By Chris de Silva
Associate Director of Music in Campus Ministry
Thirty years ago, in June 1991, I moved from Singapore to the U.S. to further my studies in music composition. As I set out on that journey, I never would have imagined that discerning faith through the prism of sexual and genderqueer identity would become a central part of my vocation story. But God did.
Asian. Catholic. Gay. It took me more than a minute to begin to know, breathe, act, live and eventually love these particular identities I was born into, bridging each within my vocation as a liturgical music minister, imagining the possibilities that such intersectionality might even make be a better minister for God’s people. Rather than repeat the negative, hurtful, and judgmental narratives against the LGBTQ+ Catholic community, I began to craft a new one that celebrates the full range of who we are as Christians through the healing act of music making. I came to embrace making music that builds community, treasures difference, and moves beyond mere welcome to cultivate brave belonging. For me, this has meant working to create a courageous space of belonging while being attentive to what in our liturgies prevent us from offering true Christian hospitality and what in our liturgies inspires us more fully to it.
“You formed my inmost being; you knit me in my mother’s womb. I praise you because I am wonderfully made; wonderful are your works! My very self you know.”
~ Psalm 139.13-14 (NABRE)
Psalm 139 reflects on the human condition. It sings of God’s presence and intimate interaction with individual human experience and it echoes within journeys launched today or 30 years ago. Through the psalmist’s attempts to flee and hide from God’s presence, I learn more about God’s embrace – ever inescapable, ever forgiving, ever loving. Encountering God through diverse communities of faith that continue to wrestle with and live out a generous welcome of queer Christians gives me sustenance for this pilgrimage, to savor the already and the not yet in imagining a courageous space for belonging. I hear echoes of that psalm in a phrase Don Saliers often uses to describe the fullness of what we do as Christians in our communal worship: to pray “at full stretch” before God. That fullness is reason I long to gather week by week, season by season, year by year, in song and in prayer in Sacred Heart Chapel.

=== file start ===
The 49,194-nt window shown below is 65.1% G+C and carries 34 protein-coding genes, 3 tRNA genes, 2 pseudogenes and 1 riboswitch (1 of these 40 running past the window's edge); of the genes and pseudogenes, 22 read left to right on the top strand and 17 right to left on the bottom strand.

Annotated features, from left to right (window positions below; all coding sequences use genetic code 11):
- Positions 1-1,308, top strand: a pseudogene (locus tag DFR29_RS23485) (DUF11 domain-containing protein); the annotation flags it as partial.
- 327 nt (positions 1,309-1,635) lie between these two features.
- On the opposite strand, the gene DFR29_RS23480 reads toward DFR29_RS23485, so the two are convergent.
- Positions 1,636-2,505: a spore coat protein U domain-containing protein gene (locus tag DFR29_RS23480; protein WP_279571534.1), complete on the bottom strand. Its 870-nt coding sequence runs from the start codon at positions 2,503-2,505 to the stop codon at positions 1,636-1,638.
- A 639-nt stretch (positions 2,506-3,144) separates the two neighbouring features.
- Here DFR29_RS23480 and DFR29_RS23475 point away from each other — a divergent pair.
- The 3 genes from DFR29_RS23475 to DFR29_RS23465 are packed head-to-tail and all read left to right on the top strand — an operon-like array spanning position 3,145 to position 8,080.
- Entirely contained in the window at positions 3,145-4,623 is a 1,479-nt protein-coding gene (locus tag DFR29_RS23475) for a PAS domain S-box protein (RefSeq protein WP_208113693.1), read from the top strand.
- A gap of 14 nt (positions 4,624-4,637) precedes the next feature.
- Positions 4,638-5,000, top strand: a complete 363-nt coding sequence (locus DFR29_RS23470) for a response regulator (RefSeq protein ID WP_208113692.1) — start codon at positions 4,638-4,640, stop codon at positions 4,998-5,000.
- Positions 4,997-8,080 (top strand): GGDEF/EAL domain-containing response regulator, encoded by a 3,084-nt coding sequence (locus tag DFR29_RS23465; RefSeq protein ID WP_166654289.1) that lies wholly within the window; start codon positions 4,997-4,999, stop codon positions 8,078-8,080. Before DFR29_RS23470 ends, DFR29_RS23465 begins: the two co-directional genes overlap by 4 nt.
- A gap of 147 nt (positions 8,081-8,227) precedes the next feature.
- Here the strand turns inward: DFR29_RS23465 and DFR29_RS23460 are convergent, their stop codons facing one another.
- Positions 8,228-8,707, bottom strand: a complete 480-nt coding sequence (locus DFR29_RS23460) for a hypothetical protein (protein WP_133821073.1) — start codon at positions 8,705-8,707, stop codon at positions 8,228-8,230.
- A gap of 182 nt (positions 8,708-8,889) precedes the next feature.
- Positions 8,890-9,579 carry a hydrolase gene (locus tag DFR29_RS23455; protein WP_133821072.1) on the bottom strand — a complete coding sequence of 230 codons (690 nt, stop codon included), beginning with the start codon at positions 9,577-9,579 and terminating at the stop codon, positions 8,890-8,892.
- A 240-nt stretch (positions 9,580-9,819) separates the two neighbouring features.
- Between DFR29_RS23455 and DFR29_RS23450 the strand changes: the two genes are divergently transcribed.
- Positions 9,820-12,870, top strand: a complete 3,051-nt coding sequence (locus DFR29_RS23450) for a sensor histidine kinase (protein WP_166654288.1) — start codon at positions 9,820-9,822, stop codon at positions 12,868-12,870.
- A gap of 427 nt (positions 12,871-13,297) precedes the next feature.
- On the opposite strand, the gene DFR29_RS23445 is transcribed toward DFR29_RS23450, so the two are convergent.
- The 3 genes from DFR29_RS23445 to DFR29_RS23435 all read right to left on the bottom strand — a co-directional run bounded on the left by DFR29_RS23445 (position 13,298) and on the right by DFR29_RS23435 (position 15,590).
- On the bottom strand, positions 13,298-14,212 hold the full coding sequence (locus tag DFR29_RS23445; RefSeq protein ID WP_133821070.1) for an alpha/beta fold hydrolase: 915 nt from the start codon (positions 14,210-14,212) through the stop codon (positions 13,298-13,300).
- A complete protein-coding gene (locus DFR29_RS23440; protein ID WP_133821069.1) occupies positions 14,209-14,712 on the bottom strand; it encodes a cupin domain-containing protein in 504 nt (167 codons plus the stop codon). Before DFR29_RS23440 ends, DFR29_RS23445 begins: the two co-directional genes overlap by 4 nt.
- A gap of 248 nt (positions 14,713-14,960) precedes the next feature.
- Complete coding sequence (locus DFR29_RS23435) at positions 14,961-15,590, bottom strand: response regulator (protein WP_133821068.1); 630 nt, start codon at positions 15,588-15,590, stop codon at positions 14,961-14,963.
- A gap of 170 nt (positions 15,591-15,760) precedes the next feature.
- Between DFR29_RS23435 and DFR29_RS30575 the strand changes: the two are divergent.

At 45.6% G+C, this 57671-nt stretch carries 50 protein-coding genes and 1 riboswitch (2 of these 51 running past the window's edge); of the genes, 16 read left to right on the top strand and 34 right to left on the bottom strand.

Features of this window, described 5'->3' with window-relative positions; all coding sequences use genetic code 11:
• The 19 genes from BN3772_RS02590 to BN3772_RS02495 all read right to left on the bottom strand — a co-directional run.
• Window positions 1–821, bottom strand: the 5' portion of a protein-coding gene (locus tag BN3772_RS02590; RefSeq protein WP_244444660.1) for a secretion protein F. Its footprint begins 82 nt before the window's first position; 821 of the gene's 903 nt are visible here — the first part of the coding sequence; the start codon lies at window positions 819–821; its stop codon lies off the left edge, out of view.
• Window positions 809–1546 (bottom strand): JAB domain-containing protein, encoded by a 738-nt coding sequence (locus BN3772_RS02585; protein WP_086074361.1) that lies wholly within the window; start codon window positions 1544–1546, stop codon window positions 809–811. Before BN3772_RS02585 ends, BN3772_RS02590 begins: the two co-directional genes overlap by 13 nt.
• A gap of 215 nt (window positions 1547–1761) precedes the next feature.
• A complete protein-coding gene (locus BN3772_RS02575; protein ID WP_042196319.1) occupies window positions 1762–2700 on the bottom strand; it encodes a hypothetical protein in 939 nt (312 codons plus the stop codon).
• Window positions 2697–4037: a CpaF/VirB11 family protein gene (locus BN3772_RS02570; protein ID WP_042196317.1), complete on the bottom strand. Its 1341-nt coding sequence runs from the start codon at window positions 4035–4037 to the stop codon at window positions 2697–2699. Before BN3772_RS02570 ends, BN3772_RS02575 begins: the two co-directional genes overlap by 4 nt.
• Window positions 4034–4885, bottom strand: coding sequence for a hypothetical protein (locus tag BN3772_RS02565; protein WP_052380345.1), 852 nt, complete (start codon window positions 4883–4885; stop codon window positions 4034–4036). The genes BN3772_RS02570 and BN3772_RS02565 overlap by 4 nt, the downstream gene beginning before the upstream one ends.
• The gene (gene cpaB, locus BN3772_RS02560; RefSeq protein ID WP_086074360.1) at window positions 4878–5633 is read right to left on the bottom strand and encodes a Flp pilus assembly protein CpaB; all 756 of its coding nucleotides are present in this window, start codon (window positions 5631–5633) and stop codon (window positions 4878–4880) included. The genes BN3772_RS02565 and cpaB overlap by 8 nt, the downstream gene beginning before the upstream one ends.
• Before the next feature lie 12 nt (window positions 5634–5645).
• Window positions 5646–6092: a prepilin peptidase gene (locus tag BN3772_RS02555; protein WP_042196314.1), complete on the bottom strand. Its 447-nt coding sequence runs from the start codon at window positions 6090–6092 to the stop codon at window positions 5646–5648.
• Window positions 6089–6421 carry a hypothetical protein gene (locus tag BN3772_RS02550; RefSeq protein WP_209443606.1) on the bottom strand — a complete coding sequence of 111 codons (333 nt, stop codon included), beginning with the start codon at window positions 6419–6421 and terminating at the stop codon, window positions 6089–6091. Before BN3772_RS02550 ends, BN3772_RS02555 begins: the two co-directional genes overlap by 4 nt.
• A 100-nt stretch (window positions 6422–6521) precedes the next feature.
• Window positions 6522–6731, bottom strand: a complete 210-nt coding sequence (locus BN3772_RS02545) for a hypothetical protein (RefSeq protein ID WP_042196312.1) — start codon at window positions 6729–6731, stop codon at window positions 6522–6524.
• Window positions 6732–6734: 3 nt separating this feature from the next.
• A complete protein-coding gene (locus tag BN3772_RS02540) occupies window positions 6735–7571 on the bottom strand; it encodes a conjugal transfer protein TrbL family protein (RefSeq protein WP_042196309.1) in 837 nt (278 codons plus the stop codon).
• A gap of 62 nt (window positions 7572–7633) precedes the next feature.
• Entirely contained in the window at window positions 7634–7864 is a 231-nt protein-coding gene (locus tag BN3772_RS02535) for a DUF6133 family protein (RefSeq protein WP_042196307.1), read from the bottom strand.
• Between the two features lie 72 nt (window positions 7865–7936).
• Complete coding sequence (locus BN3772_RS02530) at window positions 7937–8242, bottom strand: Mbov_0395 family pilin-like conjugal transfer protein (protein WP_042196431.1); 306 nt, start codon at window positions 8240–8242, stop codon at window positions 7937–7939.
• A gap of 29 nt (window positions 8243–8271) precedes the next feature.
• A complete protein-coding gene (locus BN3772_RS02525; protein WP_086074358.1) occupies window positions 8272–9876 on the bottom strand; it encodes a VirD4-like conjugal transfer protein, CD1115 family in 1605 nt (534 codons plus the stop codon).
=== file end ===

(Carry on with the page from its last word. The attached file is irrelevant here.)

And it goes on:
As I rehearse the psalm text with our LMU campus community at Welcome and Commencement Masses, these words persist and remind me of God’s delight in our humanness. They encourage me to continually bridge my intersectionality, empower me to live out my truth intimately within God’s love, to risk accepting curiously that I am wonderfully made, and all this in fully-stretched rehearsal for what is to come.
“O God, you search me and you know me.
All my thoughts lie open to your gaze.
When I walk or lie down you are before me,
ever the maker and keeper of my days.”
~ Psalm 139; adapted by Bernadette Farrell
- Visit LMU’s Pride Month hub
- Cultural Consciousness Conversations is a yearlong dialogue that aims to bring our community members closer together; we build bridges of understanding by sharing our stories, listening to others, and discussing important topics that shape our worldviews and cultural experiences. The cohort consists of faculty, staff, and administrators across various sectors of LMU, and all from diverse backgrounds. Sign up for the 2021-22 cohort. The program begins with an all-day retreat in September and continues with a meeting once a month until May. View this year’s cohort here. If you recognize any of your colleagues who have completed C3, ask them about the program.
- The Inclusive History and Images Project (IHIP), in cooperation with the university’s Anti-Racism Project, will gather oral histories and artifacts from alumni and public sources with the goal of knowing ourselves better, and gaining a deeper understanding of Loyola Marymount University. Recognizing that there have been periods of failure, of inattention, and ignorance that have not served our students well, IHIP is digging into the institution’s lived history to gauge a more full understanding of who we are in all our diversity, where we need to continue to grow to be more inclusive, and to chart a course for a better future. View the website and submit your own contribution here.
- Contribute to In Six Words for LGBTQ+ Pride – We will feature more six-word stories throughout the year, so use your words and join the conversation.
This featured six word story was submitted by Phyllis McGuire ’80, Seaver College Electrical Engineering alumna: